Upon researching the gender inequality in Hidden Figures, my intent was to find exactly how much credit was given to this film when presenting how different it was being a woman in the 1960s and having to face discrimination throughout their journeys. Although, these NASA computers were not hitting the news back forty years ago, the impact they had makes the viewers wish that this movie’s message was not so unknown to the contemporary world. Rotten Tomatoes, a film rating website gives Hidden Figures an asstounding 93% approval on the “Tomatometer”. Film critics have both positive and negative reviews of the film based on accuracy and the overall message.
Theodore Melfi is the film director of Hidden Figures. The screenwriter is Allison Shroeder. The entire movie and screenplay is based on the non-fiction, Hidden Figures: The American Dream and the Untold Story of the Black Women Mathematicians Who Helped Win the Space Race written by Margot Lee Shetterly. The movie was produced by Donna Gigliotti, Peter Chernin, Jenno Topping, Pharrell Williams, and Theodore Melfi. The main three protagonist are played by Janelle Monáe, Taraji P. Henson, and Octavia Spencer. Twentieth Century Fox categorizes the genre of the film as a “drama”, the women mathematicians as “brilliant”, the women’s hard work as “stunning”, and the accomplishment of the protagonists as surpassing “all gender and racial line[s]”. No harsh judgement of the film is portrayed in the short synopsis that Twentieth Century Fox depicts. As an American film corporation owning a film about an historical American triumph it is unlikely that a negative standpoint would be revealed.
Reviews of the film reveal that the positives of the story’s depiction derive from its ability to convey how these three African American women had an overall effective message of breaking racial and gender equality’s barriers back in 1961. James I. Deutsch, author of the Journal of American History, edited by Thomas Doherty, writes about Hidden Figures with a focus on the achievements of the three women protagonists. Deutsch writes about the title of the film itself and how “clever” the title is to prove its point that these important characters skills and accomplishments were “largely hidden from history”. Deutsch goes on saying that the film was “inspiring” in that these women “courageously overcame tremendous racial and gender barriers to achieve proper recognition for their talents”. Deutsch uses praising words such as “clever” and “inspiring” to move a potential reader into seeing the positive aspects of this film depiction.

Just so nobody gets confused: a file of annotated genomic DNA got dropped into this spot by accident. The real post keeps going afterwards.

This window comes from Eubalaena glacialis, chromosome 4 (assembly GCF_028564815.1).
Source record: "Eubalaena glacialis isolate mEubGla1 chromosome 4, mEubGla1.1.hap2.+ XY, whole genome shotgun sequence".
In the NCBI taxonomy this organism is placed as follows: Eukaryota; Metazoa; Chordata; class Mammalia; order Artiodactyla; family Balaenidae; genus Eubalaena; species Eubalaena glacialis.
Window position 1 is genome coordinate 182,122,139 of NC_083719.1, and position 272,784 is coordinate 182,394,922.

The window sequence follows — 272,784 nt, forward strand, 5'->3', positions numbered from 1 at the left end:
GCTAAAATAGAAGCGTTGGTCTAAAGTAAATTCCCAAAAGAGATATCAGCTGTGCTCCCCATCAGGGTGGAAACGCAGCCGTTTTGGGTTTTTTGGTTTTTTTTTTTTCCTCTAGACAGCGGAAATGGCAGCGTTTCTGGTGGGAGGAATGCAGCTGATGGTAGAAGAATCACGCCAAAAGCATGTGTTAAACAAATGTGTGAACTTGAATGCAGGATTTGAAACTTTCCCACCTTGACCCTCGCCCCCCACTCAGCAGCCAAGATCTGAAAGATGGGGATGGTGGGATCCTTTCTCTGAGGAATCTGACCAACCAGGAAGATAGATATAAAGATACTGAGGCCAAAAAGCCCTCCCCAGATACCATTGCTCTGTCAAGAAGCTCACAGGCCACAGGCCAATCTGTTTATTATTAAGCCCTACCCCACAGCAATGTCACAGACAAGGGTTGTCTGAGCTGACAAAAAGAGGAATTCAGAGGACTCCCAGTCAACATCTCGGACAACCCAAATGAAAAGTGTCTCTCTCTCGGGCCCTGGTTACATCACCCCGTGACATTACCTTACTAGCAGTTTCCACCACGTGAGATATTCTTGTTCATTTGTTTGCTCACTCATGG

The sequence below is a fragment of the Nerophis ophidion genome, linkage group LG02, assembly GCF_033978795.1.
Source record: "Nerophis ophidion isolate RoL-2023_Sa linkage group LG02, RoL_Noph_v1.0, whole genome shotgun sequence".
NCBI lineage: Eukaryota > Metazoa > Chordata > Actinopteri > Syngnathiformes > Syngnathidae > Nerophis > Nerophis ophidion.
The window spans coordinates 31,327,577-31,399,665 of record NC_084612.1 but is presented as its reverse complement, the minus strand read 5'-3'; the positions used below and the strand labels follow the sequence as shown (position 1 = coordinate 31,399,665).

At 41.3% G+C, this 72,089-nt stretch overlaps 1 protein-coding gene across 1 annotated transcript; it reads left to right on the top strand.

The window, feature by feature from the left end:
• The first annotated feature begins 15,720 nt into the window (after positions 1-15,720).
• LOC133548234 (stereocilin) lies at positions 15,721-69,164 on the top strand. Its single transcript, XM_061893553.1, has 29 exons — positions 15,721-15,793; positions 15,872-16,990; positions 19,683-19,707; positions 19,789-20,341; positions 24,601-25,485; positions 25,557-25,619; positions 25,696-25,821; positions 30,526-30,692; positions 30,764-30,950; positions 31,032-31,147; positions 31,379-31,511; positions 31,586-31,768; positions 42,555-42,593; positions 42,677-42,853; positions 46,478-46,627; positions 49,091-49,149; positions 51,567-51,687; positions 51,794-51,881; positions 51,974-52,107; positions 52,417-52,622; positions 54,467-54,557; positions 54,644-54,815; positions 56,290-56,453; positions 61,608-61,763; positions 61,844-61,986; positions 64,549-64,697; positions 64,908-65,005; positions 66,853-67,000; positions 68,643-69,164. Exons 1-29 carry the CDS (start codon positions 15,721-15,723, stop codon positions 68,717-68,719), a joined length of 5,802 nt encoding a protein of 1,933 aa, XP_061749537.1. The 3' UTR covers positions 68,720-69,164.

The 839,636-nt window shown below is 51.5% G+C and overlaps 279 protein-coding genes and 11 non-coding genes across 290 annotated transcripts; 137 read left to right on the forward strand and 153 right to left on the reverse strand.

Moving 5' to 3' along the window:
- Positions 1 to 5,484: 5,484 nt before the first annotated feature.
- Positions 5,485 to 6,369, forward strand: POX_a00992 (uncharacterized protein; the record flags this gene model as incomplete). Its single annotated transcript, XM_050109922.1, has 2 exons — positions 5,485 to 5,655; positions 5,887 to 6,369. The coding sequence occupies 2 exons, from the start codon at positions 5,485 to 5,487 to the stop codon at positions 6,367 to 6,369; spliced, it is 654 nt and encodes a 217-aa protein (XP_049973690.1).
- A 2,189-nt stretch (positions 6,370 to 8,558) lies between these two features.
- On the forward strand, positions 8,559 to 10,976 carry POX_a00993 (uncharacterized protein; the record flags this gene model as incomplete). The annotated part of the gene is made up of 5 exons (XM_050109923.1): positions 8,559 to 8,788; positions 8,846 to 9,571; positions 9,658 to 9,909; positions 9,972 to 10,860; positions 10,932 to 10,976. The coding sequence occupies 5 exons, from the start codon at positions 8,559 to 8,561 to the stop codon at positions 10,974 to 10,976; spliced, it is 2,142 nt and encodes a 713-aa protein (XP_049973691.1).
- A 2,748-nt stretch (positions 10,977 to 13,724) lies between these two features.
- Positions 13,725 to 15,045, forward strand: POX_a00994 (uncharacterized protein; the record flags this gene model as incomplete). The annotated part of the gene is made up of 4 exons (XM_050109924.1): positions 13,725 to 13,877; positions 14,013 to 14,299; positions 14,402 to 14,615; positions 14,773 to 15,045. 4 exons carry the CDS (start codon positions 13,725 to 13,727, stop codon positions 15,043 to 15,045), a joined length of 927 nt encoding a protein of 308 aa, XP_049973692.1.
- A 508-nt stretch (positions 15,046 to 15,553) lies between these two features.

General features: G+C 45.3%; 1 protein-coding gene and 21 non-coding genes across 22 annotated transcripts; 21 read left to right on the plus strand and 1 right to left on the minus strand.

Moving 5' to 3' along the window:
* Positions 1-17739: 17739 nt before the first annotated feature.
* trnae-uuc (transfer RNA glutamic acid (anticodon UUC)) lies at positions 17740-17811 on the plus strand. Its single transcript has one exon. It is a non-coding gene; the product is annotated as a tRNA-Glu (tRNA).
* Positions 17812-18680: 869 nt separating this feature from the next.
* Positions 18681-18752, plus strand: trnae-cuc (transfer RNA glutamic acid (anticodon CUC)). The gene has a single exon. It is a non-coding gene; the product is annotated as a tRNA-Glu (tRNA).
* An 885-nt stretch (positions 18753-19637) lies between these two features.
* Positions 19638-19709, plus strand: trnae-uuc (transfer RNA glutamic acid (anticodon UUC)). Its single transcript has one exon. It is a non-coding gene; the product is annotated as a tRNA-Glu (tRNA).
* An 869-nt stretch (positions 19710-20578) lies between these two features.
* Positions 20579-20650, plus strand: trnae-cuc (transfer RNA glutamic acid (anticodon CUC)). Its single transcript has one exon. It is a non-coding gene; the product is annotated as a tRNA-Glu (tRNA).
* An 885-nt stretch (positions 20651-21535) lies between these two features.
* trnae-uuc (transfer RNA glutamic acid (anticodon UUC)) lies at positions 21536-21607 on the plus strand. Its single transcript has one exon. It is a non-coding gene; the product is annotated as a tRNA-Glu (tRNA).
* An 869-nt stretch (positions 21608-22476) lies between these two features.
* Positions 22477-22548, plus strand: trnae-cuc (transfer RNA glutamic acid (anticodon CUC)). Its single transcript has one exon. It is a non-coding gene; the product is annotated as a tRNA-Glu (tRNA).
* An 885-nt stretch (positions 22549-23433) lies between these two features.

Deutsch zooms in on how each of the three protagonists overcome these barriers in ways that would have been unexpected during the time of the racist Jim Crow laws in the United States. Mary Winston Jackson wants to take graduate classes, but can not, because of whites-only restriction, take classes in the preferred classrooms. Deutsch summarizes Jackson’s feat as an act of “convinc[ing] a sympathetic judge” to let her take the classes in the same classroom as the other white scholars. Next, Deutsch uses the adverb “forcefully” to describe the manner in which Katherine Goble Johnson, another protagonist, attempts to plead her case for why she has to use a bathroom located forty minutes away just because she is black. The use of this particular word is used to lead the reader into understanding the racist and sexist fight in which these women had to defend their rights during.